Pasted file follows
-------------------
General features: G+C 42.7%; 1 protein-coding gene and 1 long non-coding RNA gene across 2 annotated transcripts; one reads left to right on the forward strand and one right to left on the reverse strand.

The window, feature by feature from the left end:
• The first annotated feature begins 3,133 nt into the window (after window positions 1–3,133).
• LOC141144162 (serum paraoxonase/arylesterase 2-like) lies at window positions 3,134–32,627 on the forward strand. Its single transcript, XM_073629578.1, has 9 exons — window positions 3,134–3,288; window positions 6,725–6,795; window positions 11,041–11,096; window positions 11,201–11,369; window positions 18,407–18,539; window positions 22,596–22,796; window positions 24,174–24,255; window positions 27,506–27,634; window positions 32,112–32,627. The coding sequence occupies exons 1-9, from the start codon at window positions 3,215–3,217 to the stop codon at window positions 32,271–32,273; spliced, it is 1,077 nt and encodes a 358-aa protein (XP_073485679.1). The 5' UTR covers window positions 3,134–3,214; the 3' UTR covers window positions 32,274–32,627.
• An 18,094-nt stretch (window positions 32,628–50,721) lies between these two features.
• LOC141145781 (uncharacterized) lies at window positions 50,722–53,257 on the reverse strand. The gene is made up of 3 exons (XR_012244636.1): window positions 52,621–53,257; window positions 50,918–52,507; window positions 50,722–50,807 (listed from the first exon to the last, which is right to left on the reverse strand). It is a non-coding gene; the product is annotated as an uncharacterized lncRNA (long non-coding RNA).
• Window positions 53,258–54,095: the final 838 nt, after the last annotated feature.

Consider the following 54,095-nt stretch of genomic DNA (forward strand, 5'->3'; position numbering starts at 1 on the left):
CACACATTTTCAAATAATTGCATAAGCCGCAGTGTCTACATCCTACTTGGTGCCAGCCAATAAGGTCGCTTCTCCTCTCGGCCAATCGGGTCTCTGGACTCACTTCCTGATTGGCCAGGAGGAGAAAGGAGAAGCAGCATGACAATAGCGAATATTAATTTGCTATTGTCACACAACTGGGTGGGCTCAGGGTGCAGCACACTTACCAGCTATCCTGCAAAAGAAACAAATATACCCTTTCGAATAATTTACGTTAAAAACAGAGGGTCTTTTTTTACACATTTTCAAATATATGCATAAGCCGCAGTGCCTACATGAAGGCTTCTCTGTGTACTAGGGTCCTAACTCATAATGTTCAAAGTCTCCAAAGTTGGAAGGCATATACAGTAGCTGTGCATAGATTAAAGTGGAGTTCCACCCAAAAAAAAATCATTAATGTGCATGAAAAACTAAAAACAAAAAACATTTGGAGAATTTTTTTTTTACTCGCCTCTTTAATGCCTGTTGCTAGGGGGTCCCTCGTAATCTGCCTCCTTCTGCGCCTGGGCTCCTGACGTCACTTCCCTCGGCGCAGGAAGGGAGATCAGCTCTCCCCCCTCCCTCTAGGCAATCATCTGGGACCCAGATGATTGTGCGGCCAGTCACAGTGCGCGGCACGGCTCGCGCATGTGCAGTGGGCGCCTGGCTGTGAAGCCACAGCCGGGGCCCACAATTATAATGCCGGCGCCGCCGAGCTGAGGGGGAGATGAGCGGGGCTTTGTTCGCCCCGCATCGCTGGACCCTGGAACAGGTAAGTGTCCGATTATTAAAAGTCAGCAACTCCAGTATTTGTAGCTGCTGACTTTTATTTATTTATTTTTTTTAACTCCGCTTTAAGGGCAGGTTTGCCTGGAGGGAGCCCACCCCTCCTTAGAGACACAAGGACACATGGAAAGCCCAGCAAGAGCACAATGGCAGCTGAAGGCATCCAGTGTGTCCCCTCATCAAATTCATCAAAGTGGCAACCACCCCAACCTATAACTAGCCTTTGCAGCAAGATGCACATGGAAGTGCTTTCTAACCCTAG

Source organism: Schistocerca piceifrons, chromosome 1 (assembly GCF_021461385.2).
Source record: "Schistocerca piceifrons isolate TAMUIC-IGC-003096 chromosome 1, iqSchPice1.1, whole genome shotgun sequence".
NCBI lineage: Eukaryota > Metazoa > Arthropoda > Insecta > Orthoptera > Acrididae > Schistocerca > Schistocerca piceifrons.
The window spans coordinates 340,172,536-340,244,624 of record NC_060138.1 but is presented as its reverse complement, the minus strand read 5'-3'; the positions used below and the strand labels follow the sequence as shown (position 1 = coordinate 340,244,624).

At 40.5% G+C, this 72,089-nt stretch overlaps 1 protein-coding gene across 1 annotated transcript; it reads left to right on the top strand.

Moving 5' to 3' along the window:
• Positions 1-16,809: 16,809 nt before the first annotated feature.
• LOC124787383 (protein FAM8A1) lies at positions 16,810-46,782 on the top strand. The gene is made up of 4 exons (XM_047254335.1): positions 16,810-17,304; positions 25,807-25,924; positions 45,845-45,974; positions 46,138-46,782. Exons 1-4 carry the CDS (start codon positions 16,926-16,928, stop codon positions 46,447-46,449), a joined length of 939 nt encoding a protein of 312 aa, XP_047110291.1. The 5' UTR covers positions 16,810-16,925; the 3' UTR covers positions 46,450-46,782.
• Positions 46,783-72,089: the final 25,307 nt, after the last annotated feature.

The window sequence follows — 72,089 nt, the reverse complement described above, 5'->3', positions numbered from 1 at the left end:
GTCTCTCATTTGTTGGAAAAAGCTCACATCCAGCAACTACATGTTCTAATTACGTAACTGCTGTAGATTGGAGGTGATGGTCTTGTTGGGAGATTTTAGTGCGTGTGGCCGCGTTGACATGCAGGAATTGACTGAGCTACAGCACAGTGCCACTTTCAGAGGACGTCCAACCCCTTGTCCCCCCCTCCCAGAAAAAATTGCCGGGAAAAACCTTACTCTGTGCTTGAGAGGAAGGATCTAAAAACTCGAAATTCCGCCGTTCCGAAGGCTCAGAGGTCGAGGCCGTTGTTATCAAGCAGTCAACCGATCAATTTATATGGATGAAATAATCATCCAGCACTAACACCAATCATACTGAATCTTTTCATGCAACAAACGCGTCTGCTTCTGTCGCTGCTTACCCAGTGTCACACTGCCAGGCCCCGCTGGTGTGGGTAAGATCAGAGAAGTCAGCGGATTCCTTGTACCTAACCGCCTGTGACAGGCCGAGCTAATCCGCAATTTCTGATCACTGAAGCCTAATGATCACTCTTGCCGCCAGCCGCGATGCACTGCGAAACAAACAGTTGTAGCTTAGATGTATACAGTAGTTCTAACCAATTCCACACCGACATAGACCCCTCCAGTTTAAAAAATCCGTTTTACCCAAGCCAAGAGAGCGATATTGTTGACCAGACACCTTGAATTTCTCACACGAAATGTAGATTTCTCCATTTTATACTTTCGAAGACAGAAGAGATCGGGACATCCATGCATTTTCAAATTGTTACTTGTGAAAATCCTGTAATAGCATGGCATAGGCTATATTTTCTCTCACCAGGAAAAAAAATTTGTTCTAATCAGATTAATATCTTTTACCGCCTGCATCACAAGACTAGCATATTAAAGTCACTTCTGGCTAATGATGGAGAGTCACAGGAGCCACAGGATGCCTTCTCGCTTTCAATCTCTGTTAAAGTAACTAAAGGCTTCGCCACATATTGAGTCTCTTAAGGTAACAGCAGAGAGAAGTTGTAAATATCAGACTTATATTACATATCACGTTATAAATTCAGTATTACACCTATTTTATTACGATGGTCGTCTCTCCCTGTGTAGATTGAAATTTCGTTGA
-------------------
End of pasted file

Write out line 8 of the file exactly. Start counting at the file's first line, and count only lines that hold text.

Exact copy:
Consider the following 54,095-nt stretch of genomic DNA (forward strand, 5'->3'; position numbering starts at 1 on the left):